Add these 5 extreme adventures to your bucket list ASAP
There are adventures, and then there are adventures, the ones you can’t believe you survived and find yourself short of breath every time you have flashbacks. And if you don’t already suffer from PTHSD (post traumatic holy shit disorder), these next adventures will make you think twice about ever putting your life into the hands of a teenage foreign tour guide ever again. Because these adventures can kill you, and a number of them have the unenviable record that proves it.
This winding goat track on a cliff’s edge in La Paz, Bolivia, has been named the world’s most dangerous road, and it has the body count to prove it. With no guard rails and a sheer drop some 2,000 feet directly down, it’s scary enough simply riding down Yungas Road - let alone with traffic coming at you from the opposite direction. Then there’s the heavy fog, waterfalls, rock falls, corrosion and dust. Hence the annual estimated death count of 200-300 people per year. But with 25,000 MTB-riding tourists annually, the odds of survival are slightly in your favor.
Most jacuzzi deaths are caused by infection, not from free-fall. Of all the adventures on the list, this is the one most likely to kill you. There are literally no safety precautions other than the word of the local guides that the rushing waters of the Zambezi River won’t catch you off balance as you tempt certain death in this skyline rock pool and send you plummeting to your death 354 feet below. A guide died saving a tourist at the falls in 2009. And while there are many other presumed deaths over the years, few have been confirmed. Though there’s a long record of near-death encounters. You’ll need a steel stomach.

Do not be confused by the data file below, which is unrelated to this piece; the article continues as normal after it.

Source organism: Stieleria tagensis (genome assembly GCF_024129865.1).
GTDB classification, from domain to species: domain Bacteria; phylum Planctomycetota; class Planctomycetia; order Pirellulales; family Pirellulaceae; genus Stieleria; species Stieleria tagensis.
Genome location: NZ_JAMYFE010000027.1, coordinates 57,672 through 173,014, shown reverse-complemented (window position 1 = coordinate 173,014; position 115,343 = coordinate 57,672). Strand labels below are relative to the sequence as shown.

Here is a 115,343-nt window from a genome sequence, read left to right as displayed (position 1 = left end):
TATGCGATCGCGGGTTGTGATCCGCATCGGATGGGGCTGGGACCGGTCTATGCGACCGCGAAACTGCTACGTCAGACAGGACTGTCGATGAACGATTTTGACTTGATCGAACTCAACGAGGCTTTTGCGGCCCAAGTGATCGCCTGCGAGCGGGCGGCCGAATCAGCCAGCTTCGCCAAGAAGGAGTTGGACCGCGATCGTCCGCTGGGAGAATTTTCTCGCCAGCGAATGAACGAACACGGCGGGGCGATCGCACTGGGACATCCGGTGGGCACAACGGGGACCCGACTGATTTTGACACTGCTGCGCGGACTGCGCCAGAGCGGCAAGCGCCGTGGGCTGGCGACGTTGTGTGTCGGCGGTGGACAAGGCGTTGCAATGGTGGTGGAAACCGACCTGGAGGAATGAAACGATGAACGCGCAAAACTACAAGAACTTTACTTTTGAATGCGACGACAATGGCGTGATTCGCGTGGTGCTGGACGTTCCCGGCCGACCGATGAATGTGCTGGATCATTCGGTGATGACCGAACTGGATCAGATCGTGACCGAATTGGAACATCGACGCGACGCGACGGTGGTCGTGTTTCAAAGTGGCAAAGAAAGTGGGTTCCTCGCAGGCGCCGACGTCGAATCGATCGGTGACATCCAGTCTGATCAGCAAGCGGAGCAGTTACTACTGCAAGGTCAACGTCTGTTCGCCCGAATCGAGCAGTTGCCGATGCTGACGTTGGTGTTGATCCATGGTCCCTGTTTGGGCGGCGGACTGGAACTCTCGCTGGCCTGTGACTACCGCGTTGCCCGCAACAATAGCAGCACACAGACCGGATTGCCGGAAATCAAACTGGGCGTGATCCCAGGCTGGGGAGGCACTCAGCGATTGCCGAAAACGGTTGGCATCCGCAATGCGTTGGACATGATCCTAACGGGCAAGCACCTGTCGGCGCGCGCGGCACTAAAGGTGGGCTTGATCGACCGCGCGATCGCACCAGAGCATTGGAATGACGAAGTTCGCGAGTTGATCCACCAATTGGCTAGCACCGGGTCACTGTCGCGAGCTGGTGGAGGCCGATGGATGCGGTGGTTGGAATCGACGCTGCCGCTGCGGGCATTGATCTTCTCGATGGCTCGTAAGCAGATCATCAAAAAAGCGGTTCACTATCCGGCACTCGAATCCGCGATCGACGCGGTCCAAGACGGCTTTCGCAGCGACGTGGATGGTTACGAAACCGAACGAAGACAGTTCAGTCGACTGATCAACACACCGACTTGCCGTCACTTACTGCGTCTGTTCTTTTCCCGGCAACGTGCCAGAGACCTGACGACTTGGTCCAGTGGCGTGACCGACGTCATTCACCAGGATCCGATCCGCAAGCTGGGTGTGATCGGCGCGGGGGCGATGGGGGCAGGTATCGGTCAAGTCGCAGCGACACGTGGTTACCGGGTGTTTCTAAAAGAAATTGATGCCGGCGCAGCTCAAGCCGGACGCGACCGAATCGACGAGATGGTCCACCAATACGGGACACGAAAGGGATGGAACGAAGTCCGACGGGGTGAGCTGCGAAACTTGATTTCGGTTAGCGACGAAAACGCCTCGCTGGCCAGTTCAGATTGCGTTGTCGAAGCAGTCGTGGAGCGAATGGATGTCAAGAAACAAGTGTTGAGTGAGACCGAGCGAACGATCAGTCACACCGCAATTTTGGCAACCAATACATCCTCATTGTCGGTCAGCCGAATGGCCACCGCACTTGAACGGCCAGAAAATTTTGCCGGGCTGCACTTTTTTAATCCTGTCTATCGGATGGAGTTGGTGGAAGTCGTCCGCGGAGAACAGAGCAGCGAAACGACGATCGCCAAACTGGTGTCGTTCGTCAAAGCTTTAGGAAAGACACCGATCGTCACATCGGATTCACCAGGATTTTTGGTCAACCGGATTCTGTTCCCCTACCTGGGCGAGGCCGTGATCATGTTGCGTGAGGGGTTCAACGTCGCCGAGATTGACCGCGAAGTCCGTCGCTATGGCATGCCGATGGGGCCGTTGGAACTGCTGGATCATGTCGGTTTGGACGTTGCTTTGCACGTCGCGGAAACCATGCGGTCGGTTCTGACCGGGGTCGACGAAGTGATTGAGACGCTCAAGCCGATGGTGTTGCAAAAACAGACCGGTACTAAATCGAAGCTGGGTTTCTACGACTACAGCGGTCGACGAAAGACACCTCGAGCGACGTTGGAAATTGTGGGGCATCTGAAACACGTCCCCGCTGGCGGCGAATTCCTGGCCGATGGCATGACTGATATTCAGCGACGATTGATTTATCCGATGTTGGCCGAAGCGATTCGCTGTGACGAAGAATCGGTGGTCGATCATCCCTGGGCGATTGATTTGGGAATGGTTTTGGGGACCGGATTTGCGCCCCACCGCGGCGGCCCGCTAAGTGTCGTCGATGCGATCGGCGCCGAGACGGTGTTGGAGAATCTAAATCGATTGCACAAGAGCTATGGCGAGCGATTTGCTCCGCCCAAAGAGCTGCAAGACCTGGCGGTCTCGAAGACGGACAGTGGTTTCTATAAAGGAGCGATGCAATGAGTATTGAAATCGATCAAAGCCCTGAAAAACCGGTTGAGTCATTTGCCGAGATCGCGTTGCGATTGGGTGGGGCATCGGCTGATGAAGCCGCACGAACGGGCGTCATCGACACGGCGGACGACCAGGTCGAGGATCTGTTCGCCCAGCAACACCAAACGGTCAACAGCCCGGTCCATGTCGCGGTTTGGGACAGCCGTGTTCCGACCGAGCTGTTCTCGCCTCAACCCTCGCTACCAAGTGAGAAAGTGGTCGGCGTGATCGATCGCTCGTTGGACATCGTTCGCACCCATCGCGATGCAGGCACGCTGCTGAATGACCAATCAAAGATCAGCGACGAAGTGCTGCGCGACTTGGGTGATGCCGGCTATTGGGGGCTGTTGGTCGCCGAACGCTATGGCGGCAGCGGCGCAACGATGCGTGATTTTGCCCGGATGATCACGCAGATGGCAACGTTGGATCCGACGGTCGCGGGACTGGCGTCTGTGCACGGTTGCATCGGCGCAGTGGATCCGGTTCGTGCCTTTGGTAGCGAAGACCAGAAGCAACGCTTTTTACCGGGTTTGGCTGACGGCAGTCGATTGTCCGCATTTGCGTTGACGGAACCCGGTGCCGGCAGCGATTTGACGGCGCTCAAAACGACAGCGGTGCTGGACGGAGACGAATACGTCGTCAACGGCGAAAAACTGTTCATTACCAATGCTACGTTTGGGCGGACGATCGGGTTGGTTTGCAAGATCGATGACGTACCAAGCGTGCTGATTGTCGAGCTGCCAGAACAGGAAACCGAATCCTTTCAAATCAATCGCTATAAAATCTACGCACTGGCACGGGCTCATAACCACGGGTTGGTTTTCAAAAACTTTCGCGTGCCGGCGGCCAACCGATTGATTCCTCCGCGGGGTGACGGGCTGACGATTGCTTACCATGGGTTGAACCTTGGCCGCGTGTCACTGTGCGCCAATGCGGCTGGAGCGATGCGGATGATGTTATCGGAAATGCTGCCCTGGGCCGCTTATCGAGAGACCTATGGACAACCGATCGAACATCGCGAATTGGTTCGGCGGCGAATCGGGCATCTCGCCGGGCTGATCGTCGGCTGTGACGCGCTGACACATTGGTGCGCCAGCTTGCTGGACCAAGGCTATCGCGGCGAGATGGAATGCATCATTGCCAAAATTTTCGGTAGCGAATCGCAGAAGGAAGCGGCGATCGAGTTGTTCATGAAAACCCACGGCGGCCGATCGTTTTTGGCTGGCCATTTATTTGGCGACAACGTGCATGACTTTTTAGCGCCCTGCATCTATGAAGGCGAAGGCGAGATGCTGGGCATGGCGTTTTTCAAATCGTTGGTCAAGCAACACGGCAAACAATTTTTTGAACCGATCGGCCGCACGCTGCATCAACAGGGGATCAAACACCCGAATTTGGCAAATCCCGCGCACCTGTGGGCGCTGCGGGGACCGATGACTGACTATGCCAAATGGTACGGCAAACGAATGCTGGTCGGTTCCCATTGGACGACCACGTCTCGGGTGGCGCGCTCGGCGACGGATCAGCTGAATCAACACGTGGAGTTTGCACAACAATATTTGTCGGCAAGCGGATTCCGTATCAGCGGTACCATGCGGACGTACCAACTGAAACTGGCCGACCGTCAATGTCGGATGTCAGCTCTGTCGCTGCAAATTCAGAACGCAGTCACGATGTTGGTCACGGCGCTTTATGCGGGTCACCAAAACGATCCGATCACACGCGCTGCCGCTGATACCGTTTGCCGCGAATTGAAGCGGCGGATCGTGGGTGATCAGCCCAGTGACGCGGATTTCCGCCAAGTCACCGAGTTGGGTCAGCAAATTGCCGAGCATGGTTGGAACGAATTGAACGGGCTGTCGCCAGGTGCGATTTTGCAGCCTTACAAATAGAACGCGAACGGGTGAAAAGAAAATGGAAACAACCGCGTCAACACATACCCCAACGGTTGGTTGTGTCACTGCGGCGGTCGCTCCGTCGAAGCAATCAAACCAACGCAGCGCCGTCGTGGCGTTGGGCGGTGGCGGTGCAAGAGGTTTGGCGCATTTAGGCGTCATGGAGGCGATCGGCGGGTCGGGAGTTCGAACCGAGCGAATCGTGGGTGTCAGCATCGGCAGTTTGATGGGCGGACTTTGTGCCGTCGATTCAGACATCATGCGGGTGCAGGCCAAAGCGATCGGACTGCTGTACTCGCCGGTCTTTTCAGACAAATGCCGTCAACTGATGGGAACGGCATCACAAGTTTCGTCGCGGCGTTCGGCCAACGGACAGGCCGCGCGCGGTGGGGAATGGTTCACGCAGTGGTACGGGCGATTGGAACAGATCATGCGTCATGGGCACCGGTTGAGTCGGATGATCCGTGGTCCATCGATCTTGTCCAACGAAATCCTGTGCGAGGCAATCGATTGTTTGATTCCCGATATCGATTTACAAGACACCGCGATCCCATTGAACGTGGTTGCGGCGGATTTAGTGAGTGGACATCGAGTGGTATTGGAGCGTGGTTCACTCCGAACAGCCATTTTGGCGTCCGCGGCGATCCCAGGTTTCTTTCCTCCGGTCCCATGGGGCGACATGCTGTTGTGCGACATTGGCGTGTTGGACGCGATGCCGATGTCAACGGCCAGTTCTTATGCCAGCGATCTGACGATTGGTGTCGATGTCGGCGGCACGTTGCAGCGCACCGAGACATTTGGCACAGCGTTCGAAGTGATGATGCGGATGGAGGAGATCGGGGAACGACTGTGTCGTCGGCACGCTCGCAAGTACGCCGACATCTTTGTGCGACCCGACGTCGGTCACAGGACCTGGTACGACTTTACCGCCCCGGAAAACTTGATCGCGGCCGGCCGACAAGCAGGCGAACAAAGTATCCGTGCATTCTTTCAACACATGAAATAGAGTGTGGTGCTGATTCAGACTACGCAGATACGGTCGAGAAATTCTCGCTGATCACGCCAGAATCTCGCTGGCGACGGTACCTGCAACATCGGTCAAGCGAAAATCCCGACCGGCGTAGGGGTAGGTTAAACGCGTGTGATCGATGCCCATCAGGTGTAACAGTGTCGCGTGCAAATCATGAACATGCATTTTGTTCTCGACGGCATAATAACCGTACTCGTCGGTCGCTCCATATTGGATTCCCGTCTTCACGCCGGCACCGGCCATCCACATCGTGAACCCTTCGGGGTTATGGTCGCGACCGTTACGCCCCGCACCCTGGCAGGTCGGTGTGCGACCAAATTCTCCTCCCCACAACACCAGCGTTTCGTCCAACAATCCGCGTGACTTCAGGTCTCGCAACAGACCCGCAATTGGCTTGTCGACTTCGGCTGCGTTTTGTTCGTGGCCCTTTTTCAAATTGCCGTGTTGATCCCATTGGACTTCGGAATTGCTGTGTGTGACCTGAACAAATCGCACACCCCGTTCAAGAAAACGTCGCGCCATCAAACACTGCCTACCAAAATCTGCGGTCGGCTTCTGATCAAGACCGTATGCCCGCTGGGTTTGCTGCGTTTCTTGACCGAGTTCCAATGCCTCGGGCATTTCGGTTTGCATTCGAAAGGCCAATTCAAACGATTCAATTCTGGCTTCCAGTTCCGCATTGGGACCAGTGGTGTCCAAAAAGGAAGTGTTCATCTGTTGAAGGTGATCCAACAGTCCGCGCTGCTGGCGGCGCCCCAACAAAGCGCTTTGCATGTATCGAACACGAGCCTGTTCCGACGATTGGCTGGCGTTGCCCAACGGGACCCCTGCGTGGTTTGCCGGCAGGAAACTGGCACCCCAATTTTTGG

It’s called a hike, but the Mt. Huashan trail is more of a rock climb as adventurers tip-toe on a weathered 2x4 along a cliff face some 5,000 feet in the air with little more than a chain for support. In fact, this makes walking the plank into the ocean seem like child’s play. Of course, there is harness support these days should you choose on account of numerous deaths that are said to be in the 100s, making it slightly tamer - meaning only human error or equipment malfunction can kill you. Then there’s the fact the Plankwalk in the Sky is a two-way path …
Hiking a live volcano isn’t exactly a form of self-preservation, but if you were to do it, having a quick mode of transportation out would be at least some form of insurance should the beast erupt. Which makes volcano boarding in Leon, Nicaragua, actually a little safer than it sounds. But rocketing down sharp volcanic rock on a flammable wooden sled at some 30 mph remains a potentially deadly task. But you can rest assured that at least the bottom of the board is metal, so it won’t catch fire but will give you third-degree burns should you lose a glove. No deaths reported as of yet, but …
Barring encounters with great white sharks and monsters of the deep, scuba diving some 100 feet below the surface is commonplace and a relatively safe experience. Unless you’re in a cave. In Texas. The natural spring and popular swimming hole has claimed some eight lives in modern recorded history, all of which have been scuba divers. Largely for the fact that the enormous cave system that opens out below is pitch black and unknown.